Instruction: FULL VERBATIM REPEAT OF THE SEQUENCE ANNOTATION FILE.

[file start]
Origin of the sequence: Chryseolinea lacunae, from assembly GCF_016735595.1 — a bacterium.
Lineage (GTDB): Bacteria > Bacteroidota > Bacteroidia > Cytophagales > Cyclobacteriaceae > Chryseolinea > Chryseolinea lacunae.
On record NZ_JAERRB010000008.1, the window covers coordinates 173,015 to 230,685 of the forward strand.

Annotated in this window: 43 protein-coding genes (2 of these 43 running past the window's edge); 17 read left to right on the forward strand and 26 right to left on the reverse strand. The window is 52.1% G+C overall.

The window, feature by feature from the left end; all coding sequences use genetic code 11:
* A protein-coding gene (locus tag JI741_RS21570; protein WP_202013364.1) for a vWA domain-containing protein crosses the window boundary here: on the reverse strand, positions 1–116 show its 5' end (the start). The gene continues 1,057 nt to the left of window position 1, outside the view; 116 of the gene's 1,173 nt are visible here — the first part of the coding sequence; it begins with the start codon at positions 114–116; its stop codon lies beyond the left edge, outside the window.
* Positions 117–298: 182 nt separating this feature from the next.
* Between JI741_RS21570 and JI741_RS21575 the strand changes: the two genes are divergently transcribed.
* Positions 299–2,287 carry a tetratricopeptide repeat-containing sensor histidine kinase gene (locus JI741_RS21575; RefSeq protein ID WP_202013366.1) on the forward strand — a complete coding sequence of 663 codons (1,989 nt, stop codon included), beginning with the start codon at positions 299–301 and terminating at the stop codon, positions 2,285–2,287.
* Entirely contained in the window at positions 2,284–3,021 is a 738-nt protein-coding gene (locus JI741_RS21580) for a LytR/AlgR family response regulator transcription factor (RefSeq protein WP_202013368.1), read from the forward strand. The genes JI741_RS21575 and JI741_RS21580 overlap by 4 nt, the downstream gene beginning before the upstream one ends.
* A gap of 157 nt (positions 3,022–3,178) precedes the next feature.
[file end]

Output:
Origin of the sequence: Chryseolinea lacunae, from assembly GCF_016735595.1 — a bacterium.
Lineage (GTDB): Bacteria > Bacteroidota > Bacteroidia > Cytophagales > Cyclobacteriaceae > Chryseolinea > Chryseolinea lacunae.
On record NZ_JAERRB010000008.1, the window covers coordinates 173,015 to 230,685 of the forward strand.

Annotated in this window: 43 protein-coding genes (2 of these 43 running past the window's edge); 17 read left to right on the forward strand and 26 right to left on the reverse strand. The window is 52.1% G+C overall.

The window, feature by feature from the left end; all coding sequences use genetic code 11:
* A protein-coding gene (locus tag JI741_RS21570; protein WP_202013364.1) for a vWA domain-containing protein crosses the window boundary here: on the reverse strand, positions 1–116 show its 5' end (the start). The gene continues 1,057 nt to the left of window position 1, outside the view; 116 of the gene's 1,173 nt are visible here — the first part of the coding sequence; it begins with the start codon at positions 114–116; its stop codon lies beyond the left edge, outside the window.
* Positions 117–298: 182 nt separating this feature from the next.
* Between JI741_RS21570 and JI741_RS21575 the strand changes: the two genes are divergently transcribed.
* Positions 299–2,287 carry a tetratricopeptide repeat-containing sensor histidine kinase gene (locus JI741_RS21575; RefSeq protein ID WP_202013366.1) on the forward strand — a complete coding sequence of 663 codons (1,989 nt, stop codon included), beginning with the start codon at positions 299–301 and terminating at the stop codon, positions 2,285–2,287.
* Entirely contained in the window at positions 2,284–3,021 is a 738-nt protein-coding gene (locus JI741_RS21580) for a LytR/AlgR family response regulator transcription factor (RefSeq protein WP_202013368.1), read from the forward strand. The genes JI741_RS21575 and JI741_RS21580 overlap by 4 nt, the downstream gene beginning before the upstream one ends.
* A gap of 157 nt (positions 3,022–3,178) precedes the next feature.